| HONG KONG
HONG KONG Asian stocks climbed for an eighth consecutive day on Thursday, buoyed by further gains on Wall Street and an overnight bounce in oil prices that bolstered energy and resource shares.
Also underpinning the cautious streak of optimism has been a steady stream of upbeat factory and service sector surveys out of the U.S., Europe and Asia this week, prompting some banks to raise their global growth forecasts for 2017.
European stocks are set to take their cues from a firm Asia with index futures pointing to modest gains.
MSCI's broadest index of Asia-Pacific stocks outside Japan rose more than 1 percent, extending a rally that has seen it gain 2 percent in the opening days of 2017.
India and Hong Kong led gains, while Japan's Nikkei slipped 0.3 percent as the yen edged up on the dollar. Philippine shares rose to their highest levels in nearly two months and Singapore shares rose 1.3 percent.
"Recent economic data is pretty good so markets are in risk-on mode overall and the dollar is supported. But U.S. bond yields are being capped so the dollar is losing the driver behind its rally," said Yukio Ishizuki, currency strategist at Daiwa Securities.
U.S. shares ended higher on Wednesday even after minutes from the Federal Reserve's December meeting showed concerns that quicker economic growth under the Trump Administration could require faster interest rate increases to ward off inflation.
The FOMC minutes noted upside risk to growth forecasts and uncertainty over the level of fiscal stimulus, while some members warned that the tighter labour market could signal a more aggressive path of rate increases.
Still, with just over two weeks before U.S. President-elect Donald Trump takes office, Fed officials and global investors are also waiting for evidence that his campaign promises will be approved by Republican lawmakers and kick the U.S. economy into higher gear.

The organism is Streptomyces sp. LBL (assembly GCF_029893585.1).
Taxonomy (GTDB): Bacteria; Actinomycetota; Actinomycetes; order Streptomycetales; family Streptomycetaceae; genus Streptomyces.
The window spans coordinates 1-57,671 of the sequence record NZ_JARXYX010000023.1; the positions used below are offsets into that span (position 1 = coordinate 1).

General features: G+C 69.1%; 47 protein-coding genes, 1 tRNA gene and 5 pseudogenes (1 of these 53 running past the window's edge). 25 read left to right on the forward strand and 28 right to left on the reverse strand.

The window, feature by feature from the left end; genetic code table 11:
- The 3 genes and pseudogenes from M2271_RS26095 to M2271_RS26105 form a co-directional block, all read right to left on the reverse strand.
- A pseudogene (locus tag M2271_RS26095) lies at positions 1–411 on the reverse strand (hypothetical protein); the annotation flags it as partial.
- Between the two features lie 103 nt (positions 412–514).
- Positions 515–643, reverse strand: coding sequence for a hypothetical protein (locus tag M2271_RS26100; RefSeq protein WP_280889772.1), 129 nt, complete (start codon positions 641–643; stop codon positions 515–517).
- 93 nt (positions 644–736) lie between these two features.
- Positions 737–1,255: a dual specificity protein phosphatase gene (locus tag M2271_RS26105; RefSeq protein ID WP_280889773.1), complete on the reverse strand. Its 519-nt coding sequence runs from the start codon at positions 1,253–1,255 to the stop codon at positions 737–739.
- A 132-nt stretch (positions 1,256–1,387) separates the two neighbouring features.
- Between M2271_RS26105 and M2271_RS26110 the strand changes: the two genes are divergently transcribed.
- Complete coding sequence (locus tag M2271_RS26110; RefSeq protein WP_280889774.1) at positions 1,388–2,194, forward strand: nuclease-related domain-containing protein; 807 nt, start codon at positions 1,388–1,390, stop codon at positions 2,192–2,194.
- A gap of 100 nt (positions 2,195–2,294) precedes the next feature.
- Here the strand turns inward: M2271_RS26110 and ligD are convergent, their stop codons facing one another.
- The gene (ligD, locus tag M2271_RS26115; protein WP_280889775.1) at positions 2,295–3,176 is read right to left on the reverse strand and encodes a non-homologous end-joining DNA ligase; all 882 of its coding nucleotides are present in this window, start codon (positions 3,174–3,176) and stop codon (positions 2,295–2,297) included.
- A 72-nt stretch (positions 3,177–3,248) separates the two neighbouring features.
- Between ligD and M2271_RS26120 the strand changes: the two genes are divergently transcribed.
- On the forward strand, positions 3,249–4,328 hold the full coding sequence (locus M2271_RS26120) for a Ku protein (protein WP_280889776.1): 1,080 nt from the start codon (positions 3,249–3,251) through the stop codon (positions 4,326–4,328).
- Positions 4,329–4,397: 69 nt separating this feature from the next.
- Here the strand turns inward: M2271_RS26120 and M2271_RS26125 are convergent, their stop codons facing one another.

"The December minutes reinforce our view that the FOMC remains on a cautious and gradual rate hike trajectory amid an uncertain fiscal and economic outlook," OCBC said in a note.
Despite the extended bounce in Asian stocks, valuations remain at moderate levels, suggesting more institutional inflows if market conditions remain benign.
Valuations for Asian stocks are near 10-year averages in terms of price-to-book and a price-to-earnings multiples, according to Reuters data.
Growth in China's services sector accelerated to a 17-month high in December, a private survey showed, adding to views that the world's second-largest is entering the new year with stronger momentum.
The strong pick-up mirrored improvements in manufacturing surveys earlier this week, as market watchers debate whether China's leaders will settle for a more modest growth target this year in order to focus on more pressing issues such as an explosive growth in debt.
In currencies, the dollar briefly stumbled after policymakers noted extended gains in the greenback would weigh on inflation, though it managed to pare losses by the end of a choppy U.S. session.
The dollar was trading around 116.3 handle against the Japanese yen while China's offshore yuan strengthened against the dollar after posting its biggest daily gain against the dollar in a year.
China stepped into both its onshore and offshore yuan markets to shore up the faltering yuan for a second day on Wednesday, sparking speculation that it wants a firm grip on the currency ahead of Trump's inauguration on Jan. 20. [CNY/]
U.S. Treasuries consolidated recent gains after the Fed minutes with two-year bond yields edging lower to 1.22 percent.
After rising nearly 2 percent overnight, oil prices dipped in Asian trade on doubts that producers would fully deliver on promises to cut output, although record U.S. automobile sales and falling crude stockpiles offered markets some support.
U.S. West Texas Intermediate (WTI) crude oil futures were flat at $53.25 per barrel and Brent crude futures, the international benchmark for oil prices, were trading at $56.39 per barrel. [O/R]
(Additional reporting by Hideyuki Sano in Tokyo; Editing by Eric Meijer and Kim Coghill)